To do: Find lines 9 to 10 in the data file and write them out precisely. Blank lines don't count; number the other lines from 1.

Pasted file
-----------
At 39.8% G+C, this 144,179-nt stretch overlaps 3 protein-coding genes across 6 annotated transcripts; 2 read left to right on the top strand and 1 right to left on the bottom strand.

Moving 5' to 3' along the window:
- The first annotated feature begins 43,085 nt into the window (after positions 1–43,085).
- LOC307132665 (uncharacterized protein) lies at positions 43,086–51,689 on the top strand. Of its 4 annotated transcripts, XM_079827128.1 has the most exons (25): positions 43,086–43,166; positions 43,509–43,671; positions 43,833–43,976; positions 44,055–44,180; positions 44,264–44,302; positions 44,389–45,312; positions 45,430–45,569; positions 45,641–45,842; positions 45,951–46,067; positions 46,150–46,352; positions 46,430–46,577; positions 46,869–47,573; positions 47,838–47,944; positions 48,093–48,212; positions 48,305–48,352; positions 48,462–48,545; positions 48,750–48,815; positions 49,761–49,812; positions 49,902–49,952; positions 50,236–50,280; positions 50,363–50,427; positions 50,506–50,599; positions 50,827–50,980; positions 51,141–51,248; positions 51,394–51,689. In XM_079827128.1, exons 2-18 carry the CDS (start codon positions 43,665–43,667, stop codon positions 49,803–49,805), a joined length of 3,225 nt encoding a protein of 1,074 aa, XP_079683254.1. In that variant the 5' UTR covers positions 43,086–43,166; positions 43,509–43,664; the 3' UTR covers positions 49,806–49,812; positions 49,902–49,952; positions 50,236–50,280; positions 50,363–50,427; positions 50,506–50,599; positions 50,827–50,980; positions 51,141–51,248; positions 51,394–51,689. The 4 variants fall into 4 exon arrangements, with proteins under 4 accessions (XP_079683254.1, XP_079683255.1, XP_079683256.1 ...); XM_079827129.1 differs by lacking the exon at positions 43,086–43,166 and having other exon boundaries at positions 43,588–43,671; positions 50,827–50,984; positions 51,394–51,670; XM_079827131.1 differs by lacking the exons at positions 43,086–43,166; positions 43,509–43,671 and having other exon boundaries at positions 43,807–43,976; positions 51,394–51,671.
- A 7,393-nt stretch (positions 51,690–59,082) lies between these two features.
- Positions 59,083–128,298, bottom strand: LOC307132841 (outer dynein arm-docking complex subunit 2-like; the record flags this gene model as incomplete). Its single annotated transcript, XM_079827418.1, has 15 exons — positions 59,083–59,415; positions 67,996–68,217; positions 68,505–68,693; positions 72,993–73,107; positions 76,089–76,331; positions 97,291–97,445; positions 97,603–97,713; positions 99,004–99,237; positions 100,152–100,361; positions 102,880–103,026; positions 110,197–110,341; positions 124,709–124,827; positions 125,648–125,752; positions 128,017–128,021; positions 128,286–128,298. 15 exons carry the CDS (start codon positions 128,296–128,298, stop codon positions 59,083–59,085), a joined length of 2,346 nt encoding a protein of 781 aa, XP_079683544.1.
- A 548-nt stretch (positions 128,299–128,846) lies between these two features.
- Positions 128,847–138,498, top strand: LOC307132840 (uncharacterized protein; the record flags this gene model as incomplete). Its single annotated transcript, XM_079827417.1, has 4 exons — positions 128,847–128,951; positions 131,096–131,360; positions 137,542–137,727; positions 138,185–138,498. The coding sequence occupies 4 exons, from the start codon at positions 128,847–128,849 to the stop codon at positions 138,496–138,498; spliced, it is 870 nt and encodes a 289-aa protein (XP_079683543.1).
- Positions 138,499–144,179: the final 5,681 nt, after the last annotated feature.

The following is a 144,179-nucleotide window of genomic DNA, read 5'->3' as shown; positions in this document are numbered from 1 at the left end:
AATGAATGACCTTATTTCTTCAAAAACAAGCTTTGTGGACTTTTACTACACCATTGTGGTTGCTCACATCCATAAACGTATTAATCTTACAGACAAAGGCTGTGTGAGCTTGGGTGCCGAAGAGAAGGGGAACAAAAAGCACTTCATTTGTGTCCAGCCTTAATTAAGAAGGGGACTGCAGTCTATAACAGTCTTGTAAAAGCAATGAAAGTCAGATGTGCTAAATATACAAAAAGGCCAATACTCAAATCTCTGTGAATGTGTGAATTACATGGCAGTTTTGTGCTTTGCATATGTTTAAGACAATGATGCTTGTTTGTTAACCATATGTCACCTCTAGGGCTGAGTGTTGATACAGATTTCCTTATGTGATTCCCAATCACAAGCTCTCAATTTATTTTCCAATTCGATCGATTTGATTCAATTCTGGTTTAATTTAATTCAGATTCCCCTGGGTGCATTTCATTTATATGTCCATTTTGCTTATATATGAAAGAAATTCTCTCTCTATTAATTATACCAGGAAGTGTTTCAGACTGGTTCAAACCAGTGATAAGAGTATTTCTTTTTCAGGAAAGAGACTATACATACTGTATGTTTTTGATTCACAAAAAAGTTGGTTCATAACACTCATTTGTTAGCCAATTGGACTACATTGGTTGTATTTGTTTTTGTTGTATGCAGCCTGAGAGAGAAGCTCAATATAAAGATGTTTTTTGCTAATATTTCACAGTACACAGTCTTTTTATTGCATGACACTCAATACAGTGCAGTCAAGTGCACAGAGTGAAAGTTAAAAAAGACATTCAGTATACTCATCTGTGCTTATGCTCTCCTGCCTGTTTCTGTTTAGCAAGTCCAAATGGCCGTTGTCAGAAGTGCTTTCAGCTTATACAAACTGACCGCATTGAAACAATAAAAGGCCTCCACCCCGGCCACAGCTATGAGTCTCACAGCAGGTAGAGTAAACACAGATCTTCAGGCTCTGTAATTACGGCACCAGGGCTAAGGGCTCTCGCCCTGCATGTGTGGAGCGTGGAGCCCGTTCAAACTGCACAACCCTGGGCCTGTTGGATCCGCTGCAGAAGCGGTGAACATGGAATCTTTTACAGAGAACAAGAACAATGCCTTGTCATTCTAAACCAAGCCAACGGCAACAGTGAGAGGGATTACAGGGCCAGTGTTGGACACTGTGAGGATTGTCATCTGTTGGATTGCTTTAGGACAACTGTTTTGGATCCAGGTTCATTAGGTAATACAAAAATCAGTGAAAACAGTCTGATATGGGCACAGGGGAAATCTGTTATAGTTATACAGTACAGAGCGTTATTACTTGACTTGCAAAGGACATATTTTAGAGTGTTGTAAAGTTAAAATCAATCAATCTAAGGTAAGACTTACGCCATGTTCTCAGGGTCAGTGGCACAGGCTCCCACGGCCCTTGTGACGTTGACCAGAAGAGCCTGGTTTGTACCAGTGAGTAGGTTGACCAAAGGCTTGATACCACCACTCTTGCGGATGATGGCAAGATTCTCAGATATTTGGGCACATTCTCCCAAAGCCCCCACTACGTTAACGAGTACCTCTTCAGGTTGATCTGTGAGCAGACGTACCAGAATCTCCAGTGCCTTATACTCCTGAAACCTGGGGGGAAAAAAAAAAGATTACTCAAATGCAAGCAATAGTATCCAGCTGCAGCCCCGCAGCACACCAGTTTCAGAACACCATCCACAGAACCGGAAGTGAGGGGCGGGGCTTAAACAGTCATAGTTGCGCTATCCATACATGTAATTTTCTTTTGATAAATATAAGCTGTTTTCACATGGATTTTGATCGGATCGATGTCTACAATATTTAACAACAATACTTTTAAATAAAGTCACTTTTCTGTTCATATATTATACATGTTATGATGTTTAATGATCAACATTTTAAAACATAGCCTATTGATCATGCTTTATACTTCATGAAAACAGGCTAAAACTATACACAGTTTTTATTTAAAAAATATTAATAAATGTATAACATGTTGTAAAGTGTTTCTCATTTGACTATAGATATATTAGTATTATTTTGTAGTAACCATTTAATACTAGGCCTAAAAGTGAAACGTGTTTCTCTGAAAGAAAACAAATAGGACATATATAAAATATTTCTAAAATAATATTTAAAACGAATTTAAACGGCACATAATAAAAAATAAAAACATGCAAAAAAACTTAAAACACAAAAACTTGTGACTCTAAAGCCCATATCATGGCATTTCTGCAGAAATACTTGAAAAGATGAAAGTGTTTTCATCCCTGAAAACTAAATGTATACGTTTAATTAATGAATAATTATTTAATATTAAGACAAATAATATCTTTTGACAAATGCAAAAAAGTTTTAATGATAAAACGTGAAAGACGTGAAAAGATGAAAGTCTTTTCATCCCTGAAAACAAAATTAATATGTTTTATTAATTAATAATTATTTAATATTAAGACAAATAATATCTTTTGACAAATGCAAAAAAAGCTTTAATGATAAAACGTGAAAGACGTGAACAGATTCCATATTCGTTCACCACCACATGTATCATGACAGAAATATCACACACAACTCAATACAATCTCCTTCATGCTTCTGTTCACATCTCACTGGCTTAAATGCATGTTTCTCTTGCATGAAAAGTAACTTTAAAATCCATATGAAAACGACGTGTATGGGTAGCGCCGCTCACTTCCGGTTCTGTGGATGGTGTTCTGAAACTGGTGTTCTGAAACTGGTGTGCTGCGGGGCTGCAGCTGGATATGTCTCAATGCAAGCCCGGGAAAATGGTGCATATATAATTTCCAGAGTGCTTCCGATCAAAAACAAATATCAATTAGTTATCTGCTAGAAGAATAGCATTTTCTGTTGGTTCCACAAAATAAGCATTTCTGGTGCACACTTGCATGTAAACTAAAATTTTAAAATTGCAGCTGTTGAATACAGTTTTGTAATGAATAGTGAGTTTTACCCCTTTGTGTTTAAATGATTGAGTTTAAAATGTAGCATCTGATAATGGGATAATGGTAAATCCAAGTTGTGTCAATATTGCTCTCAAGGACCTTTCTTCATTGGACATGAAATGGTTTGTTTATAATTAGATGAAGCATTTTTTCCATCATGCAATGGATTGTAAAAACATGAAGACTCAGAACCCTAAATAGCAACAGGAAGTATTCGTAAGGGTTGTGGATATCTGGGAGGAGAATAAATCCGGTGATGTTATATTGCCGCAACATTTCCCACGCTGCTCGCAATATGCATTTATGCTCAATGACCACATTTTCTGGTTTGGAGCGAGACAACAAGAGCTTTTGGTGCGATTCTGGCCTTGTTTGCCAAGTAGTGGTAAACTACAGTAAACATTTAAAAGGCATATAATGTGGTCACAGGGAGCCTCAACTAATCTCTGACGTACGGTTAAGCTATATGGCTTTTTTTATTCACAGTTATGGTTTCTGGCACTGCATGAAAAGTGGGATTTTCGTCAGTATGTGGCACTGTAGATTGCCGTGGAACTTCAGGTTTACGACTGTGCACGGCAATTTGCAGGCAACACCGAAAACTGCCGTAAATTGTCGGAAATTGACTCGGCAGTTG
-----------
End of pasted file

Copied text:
- Positions 138,499–144,179: the final 5,681 nt, after the last annotated feature.

The following is a 144,179-nucleotide window of genomic DNA, read 5'->3' as shown; positions in this document are numbered from 1 at the left end: